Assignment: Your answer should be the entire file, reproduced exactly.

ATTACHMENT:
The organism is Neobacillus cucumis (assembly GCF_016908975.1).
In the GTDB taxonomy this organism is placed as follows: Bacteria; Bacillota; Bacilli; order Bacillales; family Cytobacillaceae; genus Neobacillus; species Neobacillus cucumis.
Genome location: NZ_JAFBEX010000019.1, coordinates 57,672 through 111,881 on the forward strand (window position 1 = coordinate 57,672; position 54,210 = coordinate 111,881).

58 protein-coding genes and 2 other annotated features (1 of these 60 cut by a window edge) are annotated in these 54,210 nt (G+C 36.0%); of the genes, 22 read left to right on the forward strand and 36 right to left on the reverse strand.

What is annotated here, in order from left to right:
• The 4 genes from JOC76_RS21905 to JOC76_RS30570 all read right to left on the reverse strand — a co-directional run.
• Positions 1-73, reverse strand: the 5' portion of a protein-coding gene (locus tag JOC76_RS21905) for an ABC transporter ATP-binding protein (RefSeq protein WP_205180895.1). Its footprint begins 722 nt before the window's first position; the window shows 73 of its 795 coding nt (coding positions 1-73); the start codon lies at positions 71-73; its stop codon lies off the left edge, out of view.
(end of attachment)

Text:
The organism is Neobacillus cucumis (assembly GCF_016908975.1).
In the GTDB taxonomy this organism is placed as follows: Bacteria; Bacillota; Bacilli; order Bacillales; family Cytobacillaceae; genus Neobacillus; species Neobacillus cucumis.
Genome location: NZ_JAFBEX010000019.1, coordinates 57,672 through 111,881 on the forward strand (window position 1 = coordinate 57,672; position 54,210 = coordinate 111,881).

58 protein-coding genes and 2 other annotated features (1 of these 60 cut by a window edge) are annotated in these 54,210 nt (G+C 36.0%); of the genes, 22 read left to right on the forward strand and 36 right to left on the reverse strand.

What is annotated here, in order from left to right:
• The 4 genes from JOC76_RS21905 to JOC76_RS30570 all read right to left on the reverse strand — a co-directional run.
• Positions 1-73, reverse strand: the 5' portion of a protein-coding gene (locus tag JOC76_RS21905) for an ABC transporter ATP-binding protein (RefSeq protein WP_205180895.1). Its footprint begins 722 nt before the window's first position; the window shows 73 of its 795 coding nt (coding positions 1-73); the start codon lies at positions 71-73; its stop codon lies off the left edge, out of view.